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The AKG D 24 was presented as early as 1956, along with the much more famous D 19, which became famous as 'the Beatles microphone' because of its use in the Abbey Road Studio, as overhead microphone for Ringo's drums.

Both microphones use the 'Variable D' technique, developed by Electro-Voice in 1954, to reduce the 'proximity effect'; because the sound also reaches the back of the cartridge through a number of ports in the housing, there is attenuation of the low frequencies when the microphone is used closely.

Both AKGs were fitted with a ring, just below the head, which allowed the ports to be closed off more or less, so that the user could decide for himself how much the bass was toned down.

There was a big difference in quality between the two models: the D 19 was intended for home use, with tape recorders, and for semi-professional purposes, the D 24 was specially developed for professional use in studios, for film and TV and as a vocal microphone on stage.
That difference was also clearly reflected in the price: the D 19 cost 150 D Mark at the time, the D 24 no less than three times as much: 450 D Mark!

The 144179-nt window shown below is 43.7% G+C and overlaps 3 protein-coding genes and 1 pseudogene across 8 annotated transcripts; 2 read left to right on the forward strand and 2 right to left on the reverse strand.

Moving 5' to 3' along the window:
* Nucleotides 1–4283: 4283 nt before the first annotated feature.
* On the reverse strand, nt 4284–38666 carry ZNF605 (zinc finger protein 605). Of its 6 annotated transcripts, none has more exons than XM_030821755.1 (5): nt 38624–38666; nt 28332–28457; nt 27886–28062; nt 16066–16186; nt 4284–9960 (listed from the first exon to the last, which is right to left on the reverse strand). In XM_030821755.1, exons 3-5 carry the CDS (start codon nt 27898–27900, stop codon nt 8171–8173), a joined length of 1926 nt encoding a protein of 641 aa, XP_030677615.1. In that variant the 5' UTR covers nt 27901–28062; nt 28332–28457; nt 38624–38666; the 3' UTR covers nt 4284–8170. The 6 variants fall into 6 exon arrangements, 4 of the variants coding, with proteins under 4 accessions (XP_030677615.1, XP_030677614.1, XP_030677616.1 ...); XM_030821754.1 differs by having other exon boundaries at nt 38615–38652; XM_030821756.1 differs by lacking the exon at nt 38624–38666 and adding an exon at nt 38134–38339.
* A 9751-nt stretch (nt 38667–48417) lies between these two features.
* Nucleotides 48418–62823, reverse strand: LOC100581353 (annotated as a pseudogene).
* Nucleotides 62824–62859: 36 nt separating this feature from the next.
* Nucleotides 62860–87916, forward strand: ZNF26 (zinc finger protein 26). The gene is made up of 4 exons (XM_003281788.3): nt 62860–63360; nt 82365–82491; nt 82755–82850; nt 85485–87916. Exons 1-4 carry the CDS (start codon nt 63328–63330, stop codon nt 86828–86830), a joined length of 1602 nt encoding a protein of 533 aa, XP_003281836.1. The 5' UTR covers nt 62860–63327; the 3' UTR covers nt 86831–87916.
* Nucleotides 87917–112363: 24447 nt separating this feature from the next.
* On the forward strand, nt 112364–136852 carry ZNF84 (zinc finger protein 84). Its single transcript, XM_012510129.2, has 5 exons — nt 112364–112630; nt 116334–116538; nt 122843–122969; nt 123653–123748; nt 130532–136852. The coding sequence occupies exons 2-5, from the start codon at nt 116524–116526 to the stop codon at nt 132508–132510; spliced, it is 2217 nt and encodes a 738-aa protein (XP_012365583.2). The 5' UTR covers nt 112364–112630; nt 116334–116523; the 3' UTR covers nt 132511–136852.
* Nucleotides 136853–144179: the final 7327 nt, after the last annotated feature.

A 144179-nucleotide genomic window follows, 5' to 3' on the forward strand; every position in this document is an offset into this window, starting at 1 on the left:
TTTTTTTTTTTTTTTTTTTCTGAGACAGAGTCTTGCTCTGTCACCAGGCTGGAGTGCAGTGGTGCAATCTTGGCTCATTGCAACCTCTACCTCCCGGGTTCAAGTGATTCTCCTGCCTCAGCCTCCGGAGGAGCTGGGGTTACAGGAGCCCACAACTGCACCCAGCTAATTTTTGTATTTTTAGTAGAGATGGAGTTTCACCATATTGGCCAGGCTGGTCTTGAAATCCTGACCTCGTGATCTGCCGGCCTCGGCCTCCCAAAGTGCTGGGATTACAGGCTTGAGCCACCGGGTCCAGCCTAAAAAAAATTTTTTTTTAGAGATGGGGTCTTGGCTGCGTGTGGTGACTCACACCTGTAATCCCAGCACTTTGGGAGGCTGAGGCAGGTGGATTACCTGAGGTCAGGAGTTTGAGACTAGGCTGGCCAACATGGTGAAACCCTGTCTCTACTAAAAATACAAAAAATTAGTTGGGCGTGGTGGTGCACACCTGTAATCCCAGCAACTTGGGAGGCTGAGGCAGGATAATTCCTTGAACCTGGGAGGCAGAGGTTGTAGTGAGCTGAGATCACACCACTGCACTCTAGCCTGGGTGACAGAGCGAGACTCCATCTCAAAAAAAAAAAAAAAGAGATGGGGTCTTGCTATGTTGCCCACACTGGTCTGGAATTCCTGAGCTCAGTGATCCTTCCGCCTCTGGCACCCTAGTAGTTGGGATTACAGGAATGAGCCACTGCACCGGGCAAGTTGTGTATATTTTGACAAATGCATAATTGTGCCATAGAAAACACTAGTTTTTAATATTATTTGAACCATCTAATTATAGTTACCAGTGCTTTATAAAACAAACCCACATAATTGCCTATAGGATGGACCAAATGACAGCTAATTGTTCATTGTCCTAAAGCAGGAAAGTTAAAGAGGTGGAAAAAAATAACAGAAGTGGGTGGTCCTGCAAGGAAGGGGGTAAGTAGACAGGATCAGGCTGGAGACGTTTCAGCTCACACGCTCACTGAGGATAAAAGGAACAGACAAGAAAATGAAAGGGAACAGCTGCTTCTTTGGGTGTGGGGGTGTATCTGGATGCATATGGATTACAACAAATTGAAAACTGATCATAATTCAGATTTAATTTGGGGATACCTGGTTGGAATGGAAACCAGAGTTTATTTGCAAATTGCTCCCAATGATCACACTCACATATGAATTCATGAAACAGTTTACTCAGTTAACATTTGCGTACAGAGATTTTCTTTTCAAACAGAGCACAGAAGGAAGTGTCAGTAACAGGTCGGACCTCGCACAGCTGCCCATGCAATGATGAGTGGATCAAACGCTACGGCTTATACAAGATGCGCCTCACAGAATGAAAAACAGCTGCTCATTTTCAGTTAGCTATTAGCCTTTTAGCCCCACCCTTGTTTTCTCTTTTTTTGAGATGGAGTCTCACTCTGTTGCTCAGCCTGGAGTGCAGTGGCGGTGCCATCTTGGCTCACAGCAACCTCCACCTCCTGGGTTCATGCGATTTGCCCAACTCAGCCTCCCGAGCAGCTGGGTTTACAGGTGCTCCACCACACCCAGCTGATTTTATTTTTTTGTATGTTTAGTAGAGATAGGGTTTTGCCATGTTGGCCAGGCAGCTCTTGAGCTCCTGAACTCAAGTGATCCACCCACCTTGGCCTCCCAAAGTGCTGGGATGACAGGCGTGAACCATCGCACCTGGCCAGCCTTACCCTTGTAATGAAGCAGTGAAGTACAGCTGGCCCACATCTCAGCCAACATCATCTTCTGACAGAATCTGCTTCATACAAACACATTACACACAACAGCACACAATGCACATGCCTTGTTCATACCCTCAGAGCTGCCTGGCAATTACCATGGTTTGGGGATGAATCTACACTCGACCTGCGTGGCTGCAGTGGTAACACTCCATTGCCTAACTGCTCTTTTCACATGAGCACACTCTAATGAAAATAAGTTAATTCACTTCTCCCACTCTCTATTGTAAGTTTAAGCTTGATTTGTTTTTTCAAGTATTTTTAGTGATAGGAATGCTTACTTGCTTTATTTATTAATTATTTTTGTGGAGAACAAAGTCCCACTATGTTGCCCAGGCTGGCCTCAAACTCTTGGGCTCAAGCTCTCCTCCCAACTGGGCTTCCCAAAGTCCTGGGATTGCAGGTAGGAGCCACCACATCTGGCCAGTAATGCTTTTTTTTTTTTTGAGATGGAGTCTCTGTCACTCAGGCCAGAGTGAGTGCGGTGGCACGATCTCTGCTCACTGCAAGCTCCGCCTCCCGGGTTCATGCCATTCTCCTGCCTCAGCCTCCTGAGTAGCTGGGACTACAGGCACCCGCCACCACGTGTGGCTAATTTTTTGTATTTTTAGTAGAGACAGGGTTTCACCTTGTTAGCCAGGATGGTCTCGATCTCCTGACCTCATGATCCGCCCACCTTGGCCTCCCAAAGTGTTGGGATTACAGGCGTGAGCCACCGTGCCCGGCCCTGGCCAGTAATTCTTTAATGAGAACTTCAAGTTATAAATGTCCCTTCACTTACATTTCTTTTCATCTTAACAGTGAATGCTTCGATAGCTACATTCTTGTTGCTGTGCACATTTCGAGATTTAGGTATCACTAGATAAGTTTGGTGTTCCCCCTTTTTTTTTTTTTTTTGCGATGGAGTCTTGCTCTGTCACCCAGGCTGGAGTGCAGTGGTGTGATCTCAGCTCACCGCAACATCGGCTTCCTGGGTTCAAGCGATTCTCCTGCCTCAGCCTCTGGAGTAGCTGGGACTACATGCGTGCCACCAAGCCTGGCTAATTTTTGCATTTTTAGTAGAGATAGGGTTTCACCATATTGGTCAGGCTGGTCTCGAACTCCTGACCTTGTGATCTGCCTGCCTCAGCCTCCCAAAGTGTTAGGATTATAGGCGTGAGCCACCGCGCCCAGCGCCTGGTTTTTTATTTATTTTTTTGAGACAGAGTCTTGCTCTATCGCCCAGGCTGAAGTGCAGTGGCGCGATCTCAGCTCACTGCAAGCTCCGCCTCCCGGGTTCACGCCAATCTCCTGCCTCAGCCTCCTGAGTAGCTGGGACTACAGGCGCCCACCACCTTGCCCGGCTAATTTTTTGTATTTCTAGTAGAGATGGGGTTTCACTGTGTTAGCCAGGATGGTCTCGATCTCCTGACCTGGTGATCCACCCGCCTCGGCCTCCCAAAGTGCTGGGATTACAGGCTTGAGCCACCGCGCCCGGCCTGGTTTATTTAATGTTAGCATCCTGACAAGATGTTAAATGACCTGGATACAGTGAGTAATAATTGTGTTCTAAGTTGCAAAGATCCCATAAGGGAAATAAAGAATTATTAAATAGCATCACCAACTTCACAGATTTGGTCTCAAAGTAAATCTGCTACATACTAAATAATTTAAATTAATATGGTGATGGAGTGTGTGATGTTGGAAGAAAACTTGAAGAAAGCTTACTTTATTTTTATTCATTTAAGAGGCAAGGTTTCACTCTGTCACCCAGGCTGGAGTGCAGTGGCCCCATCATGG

The design of the D 24 was unique: a slender cylinder with an element shielded by a round wire basket. Not only did this provide an elegant appearance, it was later copied by all other microphone manufacturers and is the standard microphone shape today.

While the light weight made it easy for singers to lift the microphonefrom its stand, the adapter was closed, for the first few years, so the cord was always routed through the clamp, necassitating the performer to stay close to the micstand.

The sound quality of the D 24 was extremely good, which, along with its modest size, was the reason why these mics soon found themselves in the hands of the most popular entertainers, between 1956 and 1966, whether performing Rock & Roll, Jazz or Chansons. They were popular on both sides of the Atlantic.

One of the most famous users was Frank Sinatra, who utilised the D 24 not just on stage, but also in the studio, where he recorded the song 'It Was A Very Good Year' with it.

Even today this microphone can still be used for acoustic instruments such as guitar, and for vocals, although D 24s are not designed for heavy use; for grunts and hard rock it's sane to use a model that can handle a higher sound pressure.

The high purchase price is undoubtedly also the reason that there are many more D 19s to be found, only last year I managed to find a D 24 that I could add to my collection for a modest amount. D 24s, unlike the D 19s, were also not made as OEM, although they were sold in the US as Norelco (the Philips brand for the US market).
The AKG D 202 can be considered the successor to this remarkably successful microphone.

Many more types feature in my book Witnesses of Words. More information about that can be found at

wow cover

AKG D24 r

Top: two sides of the AKG D 24

Middle: the sleek and elegant D24 and the later and more plump Shure SM58

Below: sound, tech sheet and the Beatles, in the US, 1966 with AKG D24s

AKG D24 & Shure SM58

Listen to the sound of the AKG D 24:

AKG D24 sheet
Beatles Shea Stadium 1966